Crosman Sierra Pro (Final Round)

This afternoon was absolutely beautiful, so I decided to take the Sierra Pro out for a few rounds of plinking.  This was the first chance I had to shoot the gun since Crosman returned it from repairs.  The repair order said that they put in new screws with Loctite.  They must have also sighted it in (original front optical and rear sights) because the gun seemed plenty accurate.  More accurate than I remember without the Centerpoint scope.

After growing to love my Beeman R7 it was a strange experience shooting the Sierra Pro.  This gun is certainly heavier, harder to break/cock, and much louder than the R7.  I am sure it has its own merits as a mass market $150 airgun, but I do not think I am going to keep it around much longer.  At one point I had myself convinced that I would use the R7 for most of my plinking, and the Sierra Pro for occasional pest control.  R7 for lower power, and the Sierra Pro for 1000 fps jobs.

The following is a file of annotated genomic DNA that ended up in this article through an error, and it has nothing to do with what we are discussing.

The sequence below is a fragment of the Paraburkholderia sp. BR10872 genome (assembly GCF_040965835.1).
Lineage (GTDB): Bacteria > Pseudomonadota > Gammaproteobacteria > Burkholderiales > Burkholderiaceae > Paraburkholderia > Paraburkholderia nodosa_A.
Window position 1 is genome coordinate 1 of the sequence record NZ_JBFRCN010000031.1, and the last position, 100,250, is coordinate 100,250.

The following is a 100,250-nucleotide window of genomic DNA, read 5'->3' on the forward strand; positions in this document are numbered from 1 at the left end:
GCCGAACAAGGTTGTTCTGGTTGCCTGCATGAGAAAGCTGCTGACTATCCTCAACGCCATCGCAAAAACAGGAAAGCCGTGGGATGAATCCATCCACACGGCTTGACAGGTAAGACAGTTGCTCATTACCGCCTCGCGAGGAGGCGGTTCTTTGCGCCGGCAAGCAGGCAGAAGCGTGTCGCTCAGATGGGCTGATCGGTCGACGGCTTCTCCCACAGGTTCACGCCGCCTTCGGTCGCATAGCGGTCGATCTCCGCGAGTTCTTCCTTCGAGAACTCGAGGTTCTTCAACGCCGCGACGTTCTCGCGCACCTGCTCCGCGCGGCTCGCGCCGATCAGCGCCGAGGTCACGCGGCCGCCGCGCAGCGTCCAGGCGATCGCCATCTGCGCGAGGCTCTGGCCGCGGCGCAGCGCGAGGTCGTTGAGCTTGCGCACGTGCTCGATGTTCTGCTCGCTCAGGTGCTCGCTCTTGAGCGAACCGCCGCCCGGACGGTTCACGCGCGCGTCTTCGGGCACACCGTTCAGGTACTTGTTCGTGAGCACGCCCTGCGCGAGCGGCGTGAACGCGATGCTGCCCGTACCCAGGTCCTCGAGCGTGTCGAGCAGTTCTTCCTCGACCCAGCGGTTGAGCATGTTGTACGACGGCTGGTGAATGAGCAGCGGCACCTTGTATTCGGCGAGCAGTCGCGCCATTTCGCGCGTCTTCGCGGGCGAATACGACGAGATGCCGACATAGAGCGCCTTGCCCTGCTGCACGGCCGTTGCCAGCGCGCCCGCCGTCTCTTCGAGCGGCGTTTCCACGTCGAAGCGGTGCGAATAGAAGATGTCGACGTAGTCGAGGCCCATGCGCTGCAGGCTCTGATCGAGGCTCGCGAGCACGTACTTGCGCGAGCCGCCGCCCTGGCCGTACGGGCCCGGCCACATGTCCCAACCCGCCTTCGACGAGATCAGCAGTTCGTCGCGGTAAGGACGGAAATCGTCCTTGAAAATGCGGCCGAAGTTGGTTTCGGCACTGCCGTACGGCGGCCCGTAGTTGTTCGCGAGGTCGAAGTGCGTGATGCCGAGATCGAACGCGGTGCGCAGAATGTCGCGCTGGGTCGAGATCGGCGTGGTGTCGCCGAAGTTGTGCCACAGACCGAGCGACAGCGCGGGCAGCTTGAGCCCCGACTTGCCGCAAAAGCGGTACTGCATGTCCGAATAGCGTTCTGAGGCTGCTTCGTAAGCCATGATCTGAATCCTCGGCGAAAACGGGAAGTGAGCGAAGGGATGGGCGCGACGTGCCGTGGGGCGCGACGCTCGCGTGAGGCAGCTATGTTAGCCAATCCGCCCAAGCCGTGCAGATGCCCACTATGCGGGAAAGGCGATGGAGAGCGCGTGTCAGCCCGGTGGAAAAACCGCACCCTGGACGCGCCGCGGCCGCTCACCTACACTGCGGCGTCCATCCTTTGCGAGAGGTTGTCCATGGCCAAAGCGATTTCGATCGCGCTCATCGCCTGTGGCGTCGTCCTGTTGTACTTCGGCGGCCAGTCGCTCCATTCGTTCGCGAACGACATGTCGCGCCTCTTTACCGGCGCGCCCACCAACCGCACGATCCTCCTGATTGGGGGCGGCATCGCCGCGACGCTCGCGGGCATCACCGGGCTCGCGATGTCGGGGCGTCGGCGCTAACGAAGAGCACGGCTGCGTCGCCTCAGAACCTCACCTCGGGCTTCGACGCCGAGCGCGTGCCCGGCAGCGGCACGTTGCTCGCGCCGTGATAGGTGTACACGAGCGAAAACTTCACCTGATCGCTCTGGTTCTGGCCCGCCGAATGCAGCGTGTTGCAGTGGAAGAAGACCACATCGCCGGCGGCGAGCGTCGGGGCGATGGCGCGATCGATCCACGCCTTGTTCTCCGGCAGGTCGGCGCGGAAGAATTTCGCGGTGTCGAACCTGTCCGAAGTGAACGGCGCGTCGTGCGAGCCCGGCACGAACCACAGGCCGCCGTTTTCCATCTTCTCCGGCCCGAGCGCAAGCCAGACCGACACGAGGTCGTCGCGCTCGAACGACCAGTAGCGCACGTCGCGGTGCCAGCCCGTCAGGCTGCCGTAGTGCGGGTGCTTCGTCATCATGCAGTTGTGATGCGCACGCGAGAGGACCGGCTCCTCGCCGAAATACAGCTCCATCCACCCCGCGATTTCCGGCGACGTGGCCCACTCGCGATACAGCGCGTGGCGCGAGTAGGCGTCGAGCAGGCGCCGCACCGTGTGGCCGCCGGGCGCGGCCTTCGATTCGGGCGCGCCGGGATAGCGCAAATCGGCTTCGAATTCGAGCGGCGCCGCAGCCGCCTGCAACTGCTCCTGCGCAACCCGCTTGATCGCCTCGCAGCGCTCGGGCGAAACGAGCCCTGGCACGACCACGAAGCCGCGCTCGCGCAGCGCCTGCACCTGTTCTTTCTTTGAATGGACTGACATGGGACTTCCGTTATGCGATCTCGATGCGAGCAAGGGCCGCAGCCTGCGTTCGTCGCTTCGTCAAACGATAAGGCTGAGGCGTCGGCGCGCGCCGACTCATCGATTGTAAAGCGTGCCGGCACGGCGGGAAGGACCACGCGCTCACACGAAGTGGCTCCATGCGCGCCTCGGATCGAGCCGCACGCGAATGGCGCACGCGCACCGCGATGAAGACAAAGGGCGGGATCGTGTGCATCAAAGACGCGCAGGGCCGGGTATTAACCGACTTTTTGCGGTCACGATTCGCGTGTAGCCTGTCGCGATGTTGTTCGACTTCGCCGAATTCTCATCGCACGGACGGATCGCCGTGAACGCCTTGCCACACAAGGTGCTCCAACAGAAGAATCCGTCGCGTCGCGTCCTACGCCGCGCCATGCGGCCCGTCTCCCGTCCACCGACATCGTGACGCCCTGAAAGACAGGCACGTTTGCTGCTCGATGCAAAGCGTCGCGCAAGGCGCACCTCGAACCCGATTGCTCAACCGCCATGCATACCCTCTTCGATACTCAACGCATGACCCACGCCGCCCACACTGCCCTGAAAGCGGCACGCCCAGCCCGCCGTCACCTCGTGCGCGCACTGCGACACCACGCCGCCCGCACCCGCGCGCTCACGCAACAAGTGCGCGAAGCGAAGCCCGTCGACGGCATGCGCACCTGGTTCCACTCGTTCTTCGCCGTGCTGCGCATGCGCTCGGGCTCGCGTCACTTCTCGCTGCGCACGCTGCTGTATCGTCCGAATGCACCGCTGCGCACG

The reality is that I want to move on to something else.  Before getting the R7 I struggled trying to decide between an Beeman R1, Beeman R9, and R7.  In the end I made the right decision – the R7 is perfect for my backyard shooting needs.  It was also a nice compliment to the Sierra Pro.

Now I am debating on my next purchase.  Crosman Discover, R1 or R9.  Of course I am also trying to sort out if I want to go with another .177, .20, or .22 caliber. For some reason I have had a major burr in my crawl for a .20, but this does not seem like a practical decision since there is such a limited selection of .20 ammo.  .177 would seem to be a good choice since it could also be used with my R7.  Since I was going to keep the Sierra Pro around for pest control, going .22 may be my best option.

I plan to sell the Sierra Pro to help start a new gun fund.  Stay tuned.


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